LifeLock ads are a talk radio staple. Celebrity endorsements from Rush Limbaugh, Glenn Beck and others keep the identity protection service in front of millions and millions of right-leaning listeners weekly.
Virginia Attorney Ken Cuccinelli is a favorite with political conservatives. Thanks to his high profile lawsuits against the Obama administration and the EPA, he's gained stature with the same demographic that frequents talk radio.
But when Cuccinelli assumed his post in 2010, his Office was already investigating LifeLock's business practices. The investigation culminated in a class action lawsuit pitting the Federal Trade Commission and 34 other Attorney's General against LifeLock; a suit that ultimately cost the company $12 million.
I was able to catch up with Mr. Cuccinelli and get an insider's perspective. Here, then, is an attorney's eye view of the LifeLock lawsuit:
The problem, according to Cuccinelli, was not so much that LifeLock offered a flawed service, but that they were misrepresenting the level of security that they in fact provided. For years, LifeLock had been claiming to be an airtight guarantee against all forms of identity theft. LifeLock's service is most effective against new account fraud, which is why members can expect an alert when someone tries to open up a new account in their name. But according to the Federal Trade Commission, the service wasn't as effective in securing customers against the abuse of existing accounts, nor did it offer much protection against medical and employment related fraud.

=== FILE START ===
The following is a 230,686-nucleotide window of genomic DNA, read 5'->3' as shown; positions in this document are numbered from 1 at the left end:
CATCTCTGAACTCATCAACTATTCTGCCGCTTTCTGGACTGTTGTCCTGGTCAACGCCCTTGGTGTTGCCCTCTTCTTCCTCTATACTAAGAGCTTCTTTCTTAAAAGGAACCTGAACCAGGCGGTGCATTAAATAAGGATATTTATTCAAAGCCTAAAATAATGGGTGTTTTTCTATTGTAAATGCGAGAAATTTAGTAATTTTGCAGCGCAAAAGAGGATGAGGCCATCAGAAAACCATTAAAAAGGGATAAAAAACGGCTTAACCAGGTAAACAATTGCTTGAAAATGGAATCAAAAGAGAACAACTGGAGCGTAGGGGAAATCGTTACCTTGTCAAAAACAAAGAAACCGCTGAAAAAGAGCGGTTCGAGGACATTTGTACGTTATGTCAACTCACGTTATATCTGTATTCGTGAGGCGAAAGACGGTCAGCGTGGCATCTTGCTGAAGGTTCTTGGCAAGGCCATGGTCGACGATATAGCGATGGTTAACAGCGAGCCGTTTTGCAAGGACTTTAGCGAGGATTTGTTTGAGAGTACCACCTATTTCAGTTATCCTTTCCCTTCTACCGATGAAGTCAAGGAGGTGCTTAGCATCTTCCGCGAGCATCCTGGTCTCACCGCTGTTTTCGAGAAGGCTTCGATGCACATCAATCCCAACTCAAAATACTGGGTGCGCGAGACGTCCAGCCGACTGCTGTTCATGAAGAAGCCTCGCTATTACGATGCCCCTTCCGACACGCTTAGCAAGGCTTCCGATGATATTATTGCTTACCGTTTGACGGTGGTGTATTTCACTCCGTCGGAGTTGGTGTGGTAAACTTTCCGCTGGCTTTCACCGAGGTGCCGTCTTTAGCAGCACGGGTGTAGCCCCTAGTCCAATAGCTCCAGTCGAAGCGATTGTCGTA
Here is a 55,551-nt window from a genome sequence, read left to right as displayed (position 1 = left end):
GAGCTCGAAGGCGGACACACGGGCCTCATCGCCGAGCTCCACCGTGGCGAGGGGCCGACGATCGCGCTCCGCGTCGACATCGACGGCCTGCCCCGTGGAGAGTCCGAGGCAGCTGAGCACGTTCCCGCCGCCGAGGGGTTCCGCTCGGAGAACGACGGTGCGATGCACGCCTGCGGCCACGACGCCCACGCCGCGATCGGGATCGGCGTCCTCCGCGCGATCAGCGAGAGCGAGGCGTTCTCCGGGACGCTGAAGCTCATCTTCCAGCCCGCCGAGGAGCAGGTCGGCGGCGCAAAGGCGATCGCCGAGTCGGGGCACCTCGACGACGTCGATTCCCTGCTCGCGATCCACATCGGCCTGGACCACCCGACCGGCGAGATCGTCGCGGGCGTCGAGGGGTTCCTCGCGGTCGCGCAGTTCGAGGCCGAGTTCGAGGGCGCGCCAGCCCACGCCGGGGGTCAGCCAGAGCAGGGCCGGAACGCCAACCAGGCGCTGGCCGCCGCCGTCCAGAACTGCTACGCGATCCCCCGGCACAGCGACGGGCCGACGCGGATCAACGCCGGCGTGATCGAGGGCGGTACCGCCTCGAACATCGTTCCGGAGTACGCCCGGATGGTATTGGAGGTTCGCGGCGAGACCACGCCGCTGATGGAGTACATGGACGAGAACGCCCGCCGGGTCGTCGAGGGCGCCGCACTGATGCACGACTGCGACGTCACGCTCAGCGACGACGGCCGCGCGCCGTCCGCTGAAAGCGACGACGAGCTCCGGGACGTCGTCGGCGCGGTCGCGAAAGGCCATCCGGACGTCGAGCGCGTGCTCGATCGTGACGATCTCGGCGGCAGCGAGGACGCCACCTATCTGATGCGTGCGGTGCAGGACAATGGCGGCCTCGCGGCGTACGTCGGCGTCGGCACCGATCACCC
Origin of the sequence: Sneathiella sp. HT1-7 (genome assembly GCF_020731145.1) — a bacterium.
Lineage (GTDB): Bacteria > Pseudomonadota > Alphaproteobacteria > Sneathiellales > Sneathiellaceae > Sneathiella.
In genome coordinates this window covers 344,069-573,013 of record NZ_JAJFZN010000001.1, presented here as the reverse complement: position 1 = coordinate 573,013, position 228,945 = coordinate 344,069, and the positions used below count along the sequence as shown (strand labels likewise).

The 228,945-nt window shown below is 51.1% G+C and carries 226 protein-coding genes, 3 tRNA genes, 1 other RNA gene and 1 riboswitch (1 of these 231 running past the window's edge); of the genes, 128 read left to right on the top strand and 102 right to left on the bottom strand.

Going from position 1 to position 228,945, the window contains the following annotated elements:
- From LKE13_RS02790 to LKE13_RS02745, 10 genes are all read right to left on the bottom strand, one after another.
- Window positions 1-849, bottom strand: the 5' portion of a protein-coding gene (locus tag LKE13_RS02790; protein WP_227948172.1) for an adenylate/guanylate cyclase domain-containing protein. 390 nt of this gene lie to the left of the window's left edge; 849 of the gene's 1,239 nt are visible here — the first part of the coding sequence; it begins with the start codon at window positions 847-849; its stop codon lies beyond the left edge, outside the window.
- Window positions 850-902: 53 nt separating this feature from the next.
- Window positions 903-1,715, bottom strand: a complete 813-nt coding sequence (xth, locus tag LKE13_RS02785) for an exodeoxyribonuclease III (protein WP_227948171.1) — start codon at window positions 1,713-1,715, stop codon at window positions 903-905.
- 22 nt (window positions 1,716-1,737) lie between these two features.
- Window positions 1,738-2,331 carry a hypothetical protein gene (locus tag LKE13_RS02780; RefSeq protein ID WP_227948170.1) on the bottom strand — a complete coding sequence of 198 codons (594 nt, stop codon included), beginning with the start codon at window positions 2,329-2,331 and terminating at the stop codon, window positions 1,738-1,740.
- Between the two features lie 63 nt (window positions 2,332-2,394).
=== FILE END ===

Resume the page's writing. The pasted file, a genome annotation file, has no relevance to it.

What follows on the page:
- LifeLock protects against (identity theft). Guaranteed.
- Please know that we are the first company to prevent identity theft from occurring.
"Such claims," Cuccinelli said, "are ludicrous on the face."
As a result of the lawsuit, LifeLock was faced with two alternatives; dial back on their advertising claims or bring their service up to the level of security they were claiming to provide. "Obviously, it was easier for them to do the first," he remarked.
The Attorney General told me that he expects consumers to kick tires before they invest in a product. But that doesn't exonerate companies from making false claims. This entire lawsuit, in his judgment, comes back to an issue of consumer protection.